It is Lent. The forty days, excluding Sundays, where the church has traditionally set aside time for penitence, self-reflection, and spiritual discipline. The church in which I grew up didn’t say much about Lent. That was for my Catholics friends, who came to school talking about what they had to give up—chocolate, or their favorite dessert, or soda pop. In my church, the season was all about the two big days—Palm Sunday and Easter. The Easter cantata was the place where we were told the whole story of the events leading up to Good Friday and the triumph of resurrection.
As I got older, I began to appreciate the idea of Lent—of taking time to slow the story down; to reflect not only on the journey of Jesus and the disciples, but my own journey as well. Over the years,Lent has become pivotal to my life, and I look forward to this season of reflection, of taking a bit more time over what it means to be doing the things I do as part of my faith and commitment, and wandering and wondering about my job as a follower of Jesus in this time and place.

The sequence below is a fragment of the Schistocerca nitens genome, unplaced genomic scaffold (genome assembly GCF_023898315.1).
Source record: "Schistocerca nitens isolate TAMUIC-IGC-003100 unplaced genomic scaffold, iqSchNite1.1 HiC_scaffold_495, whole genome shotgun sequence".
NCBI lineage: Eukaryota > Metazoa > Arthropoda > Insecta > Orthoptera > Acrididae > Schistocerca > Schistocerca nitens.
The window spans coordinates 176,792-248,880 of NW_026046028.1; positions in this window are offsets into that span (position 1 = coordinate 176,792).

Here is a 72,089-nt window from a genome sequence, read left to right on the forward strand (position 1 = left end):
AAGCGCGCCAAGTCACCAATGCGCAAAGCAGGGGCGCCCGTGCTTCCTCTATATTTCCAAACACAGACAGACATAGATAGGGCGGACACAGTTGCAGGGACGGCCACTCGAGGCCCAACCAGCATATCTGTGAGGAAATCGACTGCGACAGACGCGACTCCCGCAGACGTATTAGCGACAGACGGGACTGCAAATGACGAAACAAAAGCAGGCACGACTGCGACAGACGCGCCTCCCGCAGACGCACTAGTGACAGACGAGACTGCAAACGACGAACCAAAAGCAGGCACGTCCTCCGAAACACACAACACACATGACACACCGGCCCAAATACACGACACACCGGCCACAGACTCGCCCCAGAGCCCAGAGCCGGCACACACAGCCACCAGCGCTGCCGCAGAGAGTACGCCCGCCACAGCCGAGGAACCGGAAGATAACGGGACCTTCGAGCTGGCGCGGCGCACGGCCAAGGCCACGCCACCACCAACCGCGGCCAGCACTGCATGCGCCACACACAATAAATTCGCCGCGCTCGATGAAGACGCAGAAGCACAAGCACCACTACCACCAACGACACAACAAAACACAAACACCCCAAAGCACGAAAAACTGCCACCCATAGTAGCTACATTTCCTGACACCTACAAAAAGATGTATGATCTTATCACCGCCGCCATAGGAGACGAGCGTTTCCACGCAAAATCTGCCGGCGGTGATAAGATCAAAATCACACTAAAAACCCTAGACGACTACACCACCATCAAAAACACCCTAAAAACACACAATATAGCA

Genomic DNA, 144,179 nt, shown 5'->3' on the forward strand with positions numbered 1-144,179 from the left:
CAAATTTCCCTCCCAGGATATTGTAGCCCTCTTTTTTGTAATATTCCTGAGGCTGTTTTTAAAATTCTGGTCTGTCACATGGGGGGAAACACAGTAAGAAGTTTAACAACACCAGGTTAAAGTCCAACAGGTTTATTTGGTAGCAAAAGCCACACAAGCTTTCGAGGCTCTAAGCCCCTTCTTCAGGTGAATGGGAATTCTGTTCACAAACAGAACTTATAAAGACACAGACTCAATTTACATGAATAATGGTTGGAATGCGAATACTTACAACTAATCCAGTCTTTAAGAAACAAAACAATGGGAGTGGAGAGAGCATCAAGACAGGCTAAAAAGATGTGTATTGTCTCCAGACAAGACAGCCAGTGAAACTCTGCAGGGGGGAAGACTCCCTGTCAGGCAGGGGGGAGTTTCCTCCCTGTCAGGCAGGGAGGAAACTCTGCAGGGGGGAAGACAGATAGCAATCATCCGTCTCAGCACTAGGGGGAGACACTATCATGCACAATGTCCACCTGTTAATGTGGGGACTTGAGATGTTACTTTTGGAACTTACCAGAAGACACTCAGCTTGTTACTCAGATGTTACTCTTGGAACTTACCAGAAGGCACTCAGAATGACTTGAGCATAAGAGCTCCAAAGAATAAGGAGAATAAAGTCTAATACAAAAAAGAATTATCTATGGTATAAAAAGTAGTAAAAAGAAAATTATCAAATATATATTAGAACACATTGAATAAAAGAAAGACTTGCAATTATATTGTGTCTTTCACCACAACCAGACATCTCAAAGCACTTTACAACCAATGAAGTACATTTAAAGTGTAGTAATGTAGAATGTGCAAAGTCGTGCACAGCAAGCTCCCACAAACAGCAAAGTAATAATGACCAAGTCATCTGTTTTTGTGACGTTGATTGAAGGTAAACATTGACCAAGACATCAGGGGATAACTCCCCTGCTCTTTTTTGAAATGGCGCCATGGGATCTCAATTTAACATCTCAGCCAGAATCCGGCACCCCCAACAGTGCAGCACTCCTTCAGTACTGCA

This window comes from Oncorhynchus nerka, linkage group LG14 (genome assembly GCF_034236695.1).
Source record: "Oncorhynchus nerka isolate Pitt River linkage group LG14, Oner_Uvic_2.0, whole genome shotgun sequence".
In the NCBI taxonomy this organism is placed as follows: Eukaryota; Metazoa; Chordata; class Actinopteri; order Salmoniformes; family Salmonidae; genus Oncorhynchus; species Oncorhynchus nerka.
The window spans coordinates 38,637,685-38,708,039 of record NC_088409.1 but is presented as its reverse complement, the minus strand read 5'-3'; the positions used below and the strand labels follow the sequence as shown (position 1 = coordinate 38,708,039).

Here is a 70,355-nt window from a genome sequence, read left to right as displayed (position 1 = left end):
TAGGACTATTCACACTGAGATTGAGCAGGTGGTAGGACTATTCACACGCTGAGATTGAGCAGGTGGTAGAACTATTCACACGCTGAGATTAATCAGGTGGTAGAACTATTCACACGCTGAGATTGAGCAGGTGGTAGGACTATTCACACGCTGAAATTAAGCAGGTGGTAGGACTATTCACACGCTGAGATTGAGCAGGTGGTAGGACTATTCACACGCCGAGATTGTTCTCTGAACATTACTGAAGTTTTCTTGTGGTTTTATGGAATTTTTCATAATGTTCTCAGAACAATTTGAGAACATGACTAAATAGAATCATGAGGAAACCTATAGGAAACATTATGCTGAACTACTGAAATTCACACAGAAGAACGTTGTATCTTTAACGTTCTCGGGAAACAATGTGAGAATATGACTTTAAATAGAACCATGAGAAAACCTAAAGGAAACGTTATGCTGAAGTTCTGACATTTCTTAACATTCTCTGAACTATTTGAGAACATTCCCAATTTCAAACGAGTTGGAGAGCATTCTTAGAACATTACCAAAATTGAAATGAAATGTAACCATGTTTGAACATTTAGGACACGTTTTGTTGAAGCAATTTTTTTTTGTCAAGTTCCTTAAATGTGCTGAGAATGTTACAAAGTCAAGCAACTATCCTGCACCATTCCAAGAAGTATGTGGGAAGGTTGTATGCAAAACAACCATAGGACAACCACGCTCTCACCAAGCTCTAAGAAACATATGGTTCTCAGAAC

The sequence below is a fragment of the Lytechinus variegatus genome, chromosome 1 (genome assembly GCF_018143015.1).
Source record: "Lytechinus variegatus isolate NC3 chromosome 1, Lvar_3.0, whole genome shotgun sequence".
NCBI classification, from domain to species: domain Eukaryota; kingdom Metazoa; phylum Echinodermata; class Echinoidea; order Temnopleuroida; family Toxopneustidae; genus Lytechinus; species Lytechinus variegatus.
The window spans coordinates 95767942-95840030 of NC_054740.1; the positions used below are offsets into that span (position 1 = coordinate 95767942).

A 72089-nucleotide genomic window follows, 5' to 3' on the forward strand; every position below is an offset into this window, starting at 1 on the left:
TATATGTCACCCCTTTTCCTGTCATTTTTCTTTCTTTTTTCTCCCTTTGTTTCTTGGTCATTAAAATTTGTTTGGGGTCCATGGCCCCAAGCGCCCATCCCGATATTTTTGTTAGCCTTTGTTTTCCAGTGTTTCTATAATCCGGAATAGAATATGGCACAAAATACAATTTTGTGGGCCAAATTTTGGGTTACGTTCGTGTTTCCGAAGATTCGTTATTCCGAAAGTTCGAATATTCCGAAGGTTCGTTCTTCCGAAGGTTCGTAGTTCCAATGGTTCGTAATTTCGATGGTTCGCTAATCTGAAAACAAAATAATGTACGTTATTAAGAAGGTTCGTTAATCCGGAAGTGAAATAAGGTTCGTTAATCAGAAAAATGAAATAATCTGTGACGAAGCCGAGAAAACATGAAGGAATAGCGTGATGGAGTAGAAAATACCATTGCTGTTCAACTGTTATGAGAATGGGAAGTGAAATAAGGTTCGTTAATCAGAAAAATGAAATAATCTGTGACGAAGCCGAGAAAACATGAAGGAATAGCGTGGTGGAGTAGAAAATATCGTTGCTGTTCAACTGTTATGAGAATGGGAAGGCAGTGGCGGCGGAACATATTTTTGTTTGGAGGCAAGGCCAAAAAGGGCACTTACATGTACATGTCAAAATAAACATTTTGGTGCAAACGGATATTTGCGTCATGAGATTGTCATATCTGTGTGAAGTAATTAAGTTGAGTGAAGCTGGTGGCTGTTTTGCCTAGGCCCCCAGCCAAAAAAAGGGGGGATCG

This season, I am reflecting especially on what it means when we take on the words we recite at the time of our “joining” the church. We promise to support the work of our local congregation through our PRAYERS, PRESENCE, GIFTS, SERVICE, AND WITNESS. Everytime I invite persons to unite with a local congregation, I ask the entire gathered body to reaffirm those vows. But this Lent, I would like to re-examine what it is we think we are signing up for?
This week, in particular, I wonder what it is I think I am promising when I am promising to pray. Today, social media is blazing with outrage over the facility with which we say this new set of victims are in our “thoughts and prayers.” Thoughts and prayers are clearly not enough. Or are they? I think it may just depend on what believe we are signing up for when we say we will pray. We need to be outraged. We need to take stock. We need to DO something different than we are doing—which for the most part is just a brief wave of words that disappear until the next time our children are shot at in a senseless act of violence.
Maybe. Just maybe. It is time to take our prayers to the streets—oh I don’t mean like the scripture I read on Ash Wednesday about the piety of the Pharisees, who loved to pray loudly in public, so the people would be impressed by how religious they were. But, the real deal. Real Prayer takes us places. Real prayer changes things. And I will tell you the most important thing that prayer changes—it changes the one who prays.
My heart is heavy today as I wonder what I can possibly do that will actually make a difference—save a life, change a mind, build a different kind of world for our children. I don’t have the answers, but I do know that prayer is part of it—if I could only truly understand what is being asked of me. I hope you will join me as we ask our questions together.
Blessings and see you Sunday. Pastor Nancy